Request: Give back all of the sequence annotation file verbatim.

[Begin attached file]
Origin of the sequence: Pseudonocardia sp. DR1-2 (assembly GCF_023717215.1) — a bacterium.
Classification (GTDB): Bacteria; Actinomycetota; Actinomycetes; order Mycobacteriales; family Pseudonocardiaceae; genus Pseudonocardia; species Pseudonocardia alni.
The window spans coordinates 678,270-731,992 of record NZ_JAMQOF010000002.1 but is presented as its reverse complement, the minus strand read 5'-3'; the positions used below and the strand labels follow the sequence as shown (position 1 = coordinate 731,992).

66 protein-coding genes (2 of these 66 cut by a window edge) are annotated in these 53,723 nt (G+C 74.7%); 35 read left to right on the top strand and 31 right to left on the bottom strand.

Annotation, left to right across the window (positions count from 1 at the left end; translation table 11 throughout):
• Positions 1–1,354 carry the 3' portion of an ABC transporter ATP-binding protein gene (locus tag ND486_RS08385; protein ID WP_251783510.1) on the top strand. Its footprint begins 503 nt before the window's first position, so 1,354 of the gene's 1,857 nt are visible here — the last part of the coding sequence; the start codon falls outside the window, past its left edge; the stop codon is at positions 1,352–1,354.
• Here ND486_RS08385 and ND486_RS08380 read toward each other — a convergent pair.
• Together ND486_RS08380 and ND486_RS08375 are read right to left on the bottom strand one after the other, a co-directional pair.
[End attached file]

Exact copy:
Origin of the sequence: Pseudonocardia sp. DR1-2 (assembly GCF_023717215.1) — a bacterium.
Classification (GTDB): Bacteria; Actinomycetota; Actinomycetes; order Mycobacteriales; family Pseudonocardiaceae; genus Pseudonocardia; species Pseudonocardia alni.
The window spans coordinates 678,270-731,992 of record NZ_JAMQOF010000002.1 but is presented as its reverse complement, the minus strand read 5'-3'; the positions used below and the strand labels follow the sequence as shown (position 1 = coordinate 731,992).

66 protein-coding genes (2 of these 66 cut by a window edge) are annotated in these 53,723 nt (G+C 74.7%); 35 read left to right on the top strand and 31 right to left on the bottom strand.

Annotation, left to right across the window (positions count from 1 at the left end; translation table 11 throughout):
• Positions 1–1,354 carry the 3' portion of an ABC transporter ATP-binding protein gene (locus tag ND486_RS08385; protein ID WP_251783510.1) on the top strand. Its footprint begins 503 nt before the window's first position, so 1,354 of the gene's 1,857 nt are visible here — the last part of the coding sequence; the start codon falls outside the window, past its left edge; the stop codon is at positions 1,352–1,354.
• Here ND486_RS08385 and ND486_RS08380 read toward each other — a convergent pair.
• Together ND486_RS08380 and ND486_RS08375 are read right to left on the bottom strand one after the other, a co-directional pair.